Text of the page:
Letter

Scope and Content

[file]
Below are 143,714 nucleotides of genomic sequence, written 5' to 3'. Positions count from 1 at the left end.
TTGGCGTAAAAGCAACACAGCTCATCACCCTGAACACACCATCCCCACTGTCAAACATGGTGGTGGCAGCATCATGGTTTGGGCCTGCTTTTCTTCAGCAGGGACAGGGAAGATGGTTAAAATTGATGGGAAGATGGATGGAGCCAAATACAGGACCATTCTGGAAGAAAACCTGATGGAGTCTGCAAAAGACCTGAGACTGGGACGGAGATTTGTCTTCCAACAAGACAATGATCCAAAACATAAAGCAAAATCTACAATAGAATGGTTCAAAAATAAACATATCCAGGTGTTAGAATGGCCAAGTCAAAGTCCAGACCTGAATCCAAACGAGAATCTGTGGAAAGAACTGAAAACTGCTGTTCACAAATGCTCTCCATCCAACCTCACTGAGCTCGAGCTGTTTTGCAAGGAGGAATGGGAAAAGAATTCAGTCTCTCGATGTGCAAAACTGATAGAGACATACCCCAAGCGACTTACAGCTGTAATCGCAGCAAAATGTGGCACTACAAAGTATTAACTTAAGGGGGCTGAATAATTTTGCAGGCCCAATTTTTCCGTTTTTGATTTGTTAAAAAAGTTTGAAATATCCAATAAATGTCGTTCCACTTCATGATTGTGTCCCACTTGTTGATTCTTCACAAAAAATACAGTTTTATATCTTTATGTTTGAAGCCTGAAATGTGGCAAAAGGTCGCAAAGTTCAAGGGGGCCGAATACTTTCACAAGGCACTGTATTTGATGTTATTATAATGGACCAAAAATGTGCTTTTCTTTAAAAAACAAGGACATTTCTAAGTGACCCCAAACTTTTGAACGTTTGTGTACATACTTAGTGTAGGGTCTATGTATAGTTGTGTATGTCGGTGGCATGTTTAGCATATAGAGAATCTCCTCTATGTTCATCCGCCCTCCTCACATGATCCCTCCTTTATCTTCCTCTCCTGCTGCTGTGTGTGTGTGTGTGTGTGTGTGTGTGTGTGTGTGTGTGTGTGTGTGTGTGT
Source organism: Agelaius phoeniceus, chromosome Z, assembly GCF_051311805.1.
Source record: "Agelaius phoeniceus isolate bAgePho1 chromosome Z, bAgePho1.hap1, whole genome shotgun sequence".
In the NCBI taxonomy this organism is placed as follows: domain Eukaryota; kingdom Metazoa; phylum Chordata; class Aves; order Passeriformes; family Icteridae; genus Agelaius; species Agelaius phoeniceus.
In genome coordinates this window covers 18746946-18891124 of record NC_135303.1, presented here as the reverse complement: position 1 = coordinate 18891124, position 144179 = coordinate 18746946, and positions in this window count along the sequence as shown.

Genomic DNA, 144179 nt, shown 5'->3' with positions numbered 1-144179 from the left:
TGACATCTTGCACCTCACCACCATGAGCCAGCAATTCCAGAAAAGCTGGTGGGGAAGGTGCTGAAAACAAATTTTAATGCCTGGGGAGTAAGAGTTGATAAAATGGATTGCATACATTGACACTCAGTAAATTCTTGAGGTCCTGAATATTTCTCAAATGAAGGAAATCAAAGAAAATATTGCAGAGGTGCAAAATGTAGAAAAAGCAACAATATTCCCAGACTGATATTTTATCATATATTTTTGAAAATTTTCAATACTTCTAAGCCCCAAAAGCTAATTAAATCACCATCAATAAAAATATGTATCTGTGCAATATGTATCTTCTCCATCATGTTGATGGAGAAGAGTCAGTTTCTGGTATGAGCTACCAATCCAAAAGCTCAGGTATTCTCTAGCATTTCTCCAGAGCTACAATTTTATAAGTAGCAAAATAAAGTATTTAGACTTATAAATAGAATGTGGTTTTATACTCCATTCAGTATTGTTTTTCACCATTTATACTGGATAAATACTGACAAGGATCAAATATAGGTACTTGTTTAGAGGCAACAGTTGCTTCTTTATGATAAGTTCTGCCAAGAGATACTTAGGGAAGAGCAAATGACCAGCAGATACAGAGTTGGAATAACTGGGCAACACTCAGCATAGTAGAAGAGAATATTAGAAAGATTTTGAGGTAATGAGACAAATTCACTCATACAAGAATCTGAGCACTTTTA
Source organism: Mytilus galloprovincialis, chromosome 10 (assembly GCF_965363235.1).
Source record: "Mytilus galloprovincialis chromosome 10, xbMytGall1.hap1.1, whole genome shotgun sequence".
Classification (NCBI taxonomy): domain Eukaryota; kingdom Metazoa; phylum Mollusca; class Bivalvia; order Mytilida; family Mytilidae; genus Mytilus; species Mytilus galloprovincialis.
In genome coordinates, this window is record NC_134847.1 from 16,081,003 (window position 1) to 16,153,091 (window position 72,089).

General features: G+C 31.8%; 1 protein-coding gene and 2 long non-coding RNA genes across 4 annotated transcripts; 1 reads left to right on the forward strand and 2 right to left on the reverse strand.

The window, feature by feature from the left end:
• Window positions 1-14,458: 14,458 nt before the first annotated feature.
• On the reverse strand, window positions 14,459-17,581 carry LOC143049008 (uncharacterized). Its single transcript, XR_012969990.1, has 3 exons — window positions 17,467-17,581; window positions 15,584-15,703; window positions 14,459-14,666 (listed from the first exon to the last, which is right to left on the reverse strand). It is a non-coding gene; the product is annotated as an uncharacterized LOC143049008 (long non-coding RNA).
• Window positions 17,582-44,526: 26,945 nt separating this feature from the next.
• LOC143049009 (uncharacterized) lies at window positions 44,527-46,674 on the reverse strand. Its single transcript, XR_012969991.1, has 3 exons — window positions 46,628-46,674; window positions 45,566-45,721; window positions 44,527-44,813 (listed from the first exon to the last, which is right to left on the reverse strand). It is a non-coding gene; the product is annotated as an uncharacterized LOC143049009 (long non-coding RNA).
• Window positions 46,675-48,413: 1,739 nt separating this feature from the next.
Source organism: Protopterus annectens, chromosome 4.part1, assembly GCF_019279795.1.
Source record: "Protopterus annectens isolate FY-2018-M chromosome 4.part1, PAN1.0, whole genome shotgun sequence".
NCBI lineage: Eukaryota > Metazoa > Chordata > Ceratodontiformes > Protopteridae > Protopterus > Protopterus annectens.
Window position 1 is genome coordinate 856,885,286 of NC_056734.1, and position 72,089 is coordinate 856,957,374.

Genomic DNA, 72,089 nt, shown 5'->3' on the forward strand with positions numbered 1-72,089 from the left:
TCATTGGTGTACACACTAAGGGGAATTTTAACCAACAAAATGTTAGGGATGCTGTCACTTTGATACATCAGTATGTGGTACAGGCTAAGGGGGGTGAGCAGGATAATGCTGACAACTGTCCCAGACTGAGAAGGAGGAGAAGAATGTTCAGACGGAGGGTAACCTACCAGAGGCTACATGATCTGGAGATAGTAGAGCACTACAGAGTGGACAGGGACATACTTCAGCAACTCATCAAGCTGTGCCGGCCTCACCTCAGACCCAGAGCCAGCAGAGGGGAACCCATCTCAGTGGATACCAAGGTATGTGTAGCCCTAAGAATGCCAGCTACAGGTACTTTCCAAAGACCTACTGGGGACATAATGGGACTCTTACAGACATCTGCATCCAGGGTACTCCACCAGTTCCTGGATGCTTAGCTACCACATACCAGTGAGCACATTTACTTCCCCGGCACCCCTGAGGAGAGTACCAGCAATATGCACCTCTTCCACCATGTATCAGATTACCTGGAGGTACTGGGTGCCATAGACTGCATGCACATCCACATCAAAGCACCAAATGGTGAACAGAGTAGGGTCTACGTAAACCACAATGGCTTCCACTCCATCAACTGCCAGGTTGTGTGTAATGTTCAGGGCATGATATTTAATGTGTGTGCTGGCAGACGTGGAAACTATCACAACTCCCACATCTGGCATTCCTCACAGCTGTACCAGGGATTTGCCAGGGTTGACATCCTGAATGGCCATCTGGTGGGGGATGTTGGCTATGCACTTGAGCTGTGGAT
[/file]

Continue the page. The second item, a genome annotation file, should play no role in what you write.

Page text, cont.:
From Peiping [Peking]. He arrived here on Tuesday at lam. Later that day he went to the Central Park at the entrance to the Forbidden City and then to the Coal Hill from which you get the best view of everything. He had tiffin at the Methodist Chapel and spent the rest of the day at the Altar of Heaven, which is in a city all to itself, surrounded by a wood of cedar trees. It is a bit dowdy and not well-looked after. The reality does not match the pictures. Yet it is all vast - these 'old chaps' certainly had great ideas. He spent yesterday at the Yenching University and the Summer Palace, accompanied by [Margaret] Swann. The University has wonderful buildings 'with absolutely Chinese construction on the lines of the Summer Palace in decoration but far more solid than any Oriental ever built. They must have cost a mint of money. Curiously enough there is no Altar of Heaven. The only place for worship is the chapel in the Theological School...' The Summer Palace is wonderful. It consists again of a walled city, enclosing a lake and hills with Imperial buildings scattered around. They saw all that was possible to comprehend in six hours and more besides. Nearly all the old guest rooms are now museums containing priceless jade, porcelain and brass going back as far as the Shang dynasty [1766-1122 BC]. Emily must return to China via Siberia in order to see [Peking]. She should keep the map that he has enclosed. Today he intends to see the Forbidden City, the Lana Temple tomorrow and the P.U.M.C. etc on Saturday before leaving for Shanghai.